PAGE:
In addition to microphone frequencies, room modes can cause feedback issues as well. Room modes are a collection of resonant frequencies at which the acoustic response from an acoustic source, such as a loud speaker, varies depending on the shape and dimensions of a room. These problem frequencies of a room cause standing waves. The antinodes (maximum pressure) and nodes (zero pressure) of standing waves might result in feedback if the mic source is placed at an antinode.
Gain is the parameter for an amount that an amplifier circuit is going to increase the amplitude of an input signal. Gain typically affects signal input.
Setting the system gain to the highest point without feedback is the maximum gain achievable—ringing out the system. You can achieve more gain before feedback by paying attention to microphone placements relative to the loudspeakers.
An effective method to figure out trouble frequencies that will cause feedback is to ring out the system. To ring out the system is a process in which the gain for each microphone is turned up until feedback just begins, and then turning it back down a few dBs. After this has been done for each microphone individually, repeat the process, but this time with all of the mics on. If ringing or feedback is still heard, attenuate the master level.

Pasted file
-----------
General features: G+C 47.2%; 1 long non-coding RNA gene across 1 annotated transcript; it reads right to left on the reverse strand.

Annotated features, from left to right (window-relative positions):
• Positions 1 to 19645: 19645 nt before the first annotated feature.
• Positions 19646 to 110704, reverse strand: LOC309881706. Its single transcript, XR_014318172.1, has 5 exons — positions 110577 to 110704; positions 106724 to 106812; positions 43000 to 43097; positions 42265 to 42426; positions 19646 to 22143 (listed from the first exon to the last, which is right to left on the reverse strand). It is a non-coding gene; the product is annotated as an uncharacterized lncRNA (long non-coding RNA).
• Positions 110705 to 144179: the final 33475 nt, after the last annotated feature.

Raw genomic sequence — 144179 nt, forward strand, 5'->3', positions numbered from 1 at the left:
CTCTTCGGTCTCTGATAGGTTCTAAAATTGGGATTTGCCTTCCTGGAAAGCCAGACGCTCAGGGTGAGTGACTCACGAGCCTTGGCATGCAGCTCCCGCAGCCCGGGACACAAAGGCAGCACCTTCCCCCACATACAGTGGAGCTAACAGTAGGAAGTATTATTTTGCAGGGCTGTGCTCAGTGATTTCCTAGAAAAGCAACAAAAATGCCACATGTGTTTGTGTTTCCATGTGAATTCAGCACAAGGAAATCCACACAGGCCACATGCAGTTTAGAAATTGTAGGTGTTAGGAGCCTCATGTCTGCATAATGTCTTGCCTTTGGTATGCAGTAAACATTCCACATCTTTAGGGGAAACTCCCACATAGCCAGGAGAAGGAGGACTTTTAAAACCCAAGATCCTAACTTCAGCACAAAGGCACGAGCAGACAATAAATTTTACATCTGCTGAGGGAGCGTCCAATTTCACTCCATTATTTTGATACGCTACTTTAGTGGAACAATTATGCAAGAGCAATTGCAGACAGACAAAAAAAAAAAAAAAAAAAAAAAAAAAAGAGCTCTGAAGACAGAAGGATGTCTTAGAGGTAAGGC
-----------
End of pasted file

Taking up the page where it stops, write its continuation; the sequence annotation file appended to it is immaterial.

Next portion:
My quick method for ringing out the system for smaller gigs is to set each microphone and main channel fader to 0dB or unity. I then turn up the gain for each mic one by one until it reaches a desired level or I start to hear feedback, I would then pull the trim back until it stops. As I do this for each mic, I leave the previously tested mics on. This method of setting your channel faders to 0db is an effective method for checking feedback issues as well as being an aesthetically pleasing and practical mixing position; all of your channels are set in the same fader position and you'll have room to boost or attenuate levels. Be aware though, you are typically performing sound checks at a time when the venue is empty. Acoustically, human bodies can affect sound through absorption, diffusion, and raising room temperature.